A UK parliamentary committee investigating global dirty money flows has been warned that Malta could turn to “questionable” Chinese and Central Asian money to make up for lost passport sales to rich Russians.

In written submissions to the committee, former UK government adviser Shanker Singham warned that efforts by Malta to fill the financial void left from passport sales to Russians could see it turn to equally dubious sources of passport money.

Malta suspended the sale of passports to rich Russians in response to the country’s invasion of Ukraine.

Singham, once an adviser to former secretary of state Liam Fox, charted in his submissions to the committee how historically Malta has been used as a site for Russian funds as well as “the EU visa of choice” for Russian oligarchs.

“Cyprus has long been the target for Russian oligarchs’ funds but it does appear that the Kremlin is turning its attention to Malta,” according to Singham.

He pointed out it is “highly likely” that a decision by Malta to reject what is known as a status of forces agreement with the United States was secured because of Russian and Chinese pressure for Malta to maintain its neutrality.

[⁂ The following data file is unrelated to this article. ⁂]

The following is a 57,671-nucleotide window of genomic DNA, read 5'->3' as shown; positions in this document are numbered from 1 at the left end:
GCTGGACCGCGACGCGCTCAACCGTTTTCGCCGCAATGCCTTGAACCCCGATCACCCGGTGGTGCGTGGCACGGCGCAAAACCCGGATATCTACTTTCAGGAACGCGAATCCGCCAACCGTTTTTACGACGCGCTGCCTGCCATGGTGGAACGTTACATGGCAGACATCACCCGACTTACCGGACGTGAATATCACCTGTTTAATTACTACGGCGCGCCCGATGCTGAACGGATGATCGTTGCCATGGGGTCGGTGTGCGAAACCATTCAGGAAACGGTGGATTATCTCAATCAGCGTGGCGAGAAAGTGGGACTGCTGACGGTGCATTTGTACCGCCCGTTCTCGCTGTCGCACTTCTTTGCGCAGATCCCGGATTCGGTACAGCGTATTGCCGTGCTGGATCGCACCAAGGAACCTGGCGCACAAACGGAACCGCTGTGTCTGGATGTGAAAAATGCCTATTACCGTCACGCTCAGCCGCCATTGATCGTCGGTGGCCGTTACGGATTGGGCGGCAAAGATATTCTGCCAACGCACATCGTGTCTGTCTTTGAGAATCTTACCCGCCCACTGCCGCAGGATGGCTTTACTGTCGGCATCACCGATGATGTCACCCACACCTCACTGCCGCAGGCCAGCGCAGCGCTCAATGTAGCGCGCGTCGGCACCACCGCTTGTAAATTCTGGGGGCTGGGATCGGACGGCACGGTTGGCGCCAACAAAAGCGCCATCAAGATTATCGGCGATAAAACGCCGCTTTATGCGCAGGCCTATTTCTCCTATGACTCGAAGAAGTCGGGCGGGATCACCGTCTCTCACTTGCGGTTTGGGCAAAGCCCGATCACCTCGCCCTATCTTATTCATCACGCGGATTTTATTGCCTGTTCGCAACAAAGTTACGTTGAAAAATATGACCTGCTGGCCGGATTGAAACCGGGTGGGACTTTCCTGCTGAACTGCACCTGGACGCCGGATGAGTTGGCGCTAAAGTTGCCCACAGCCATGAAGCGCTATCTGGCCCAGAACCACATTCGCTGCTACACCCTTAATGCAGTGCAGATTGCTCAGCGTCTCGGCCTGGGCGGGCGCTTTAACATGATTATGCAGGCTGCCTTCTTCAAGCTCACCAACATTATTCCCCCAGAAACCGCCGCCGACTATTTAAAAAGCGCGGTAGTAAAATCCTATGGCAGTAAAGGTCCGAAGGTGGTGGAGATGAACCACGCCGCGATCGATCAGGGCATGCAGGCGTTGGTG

Efforts by Malta to fill the financial void left from passport sales to Russians could see it turn to equally dubious sources of passport money- Shanker Singham

No further evidence was provided by Singham to back up the claim.

The US has signed such agreements with several other countries, designed to cover military cooperation or visits by military forces, which, in the case of Malta, would be ship visits.

Singham also warned that the failure to satisfy core good governance and rule of law requirements could see a further backslide in Malta’s fight against financial crime.

Failure to do so could see the country attract illicit money flows, rather than licit ones.

“Malta has to choose: there is no space between a licit node and an illicit one,” Singham says.

His submissions about Malta come as part of a wider probe conducted by the foreign affairs committee into dirty money.

The inquiry by the committee is exploring the significant challenges to the global economy brought about by the vast flows of dirty money across borders.

As part of the probe, the committee issued a call for written submissions of evidence, such as that provided by Singham.

Singham is a former member of the Legatum Institute, a pro-Brexit think-thank whose backer, Christopher Chandler, bought a Maltese passport in 2016.

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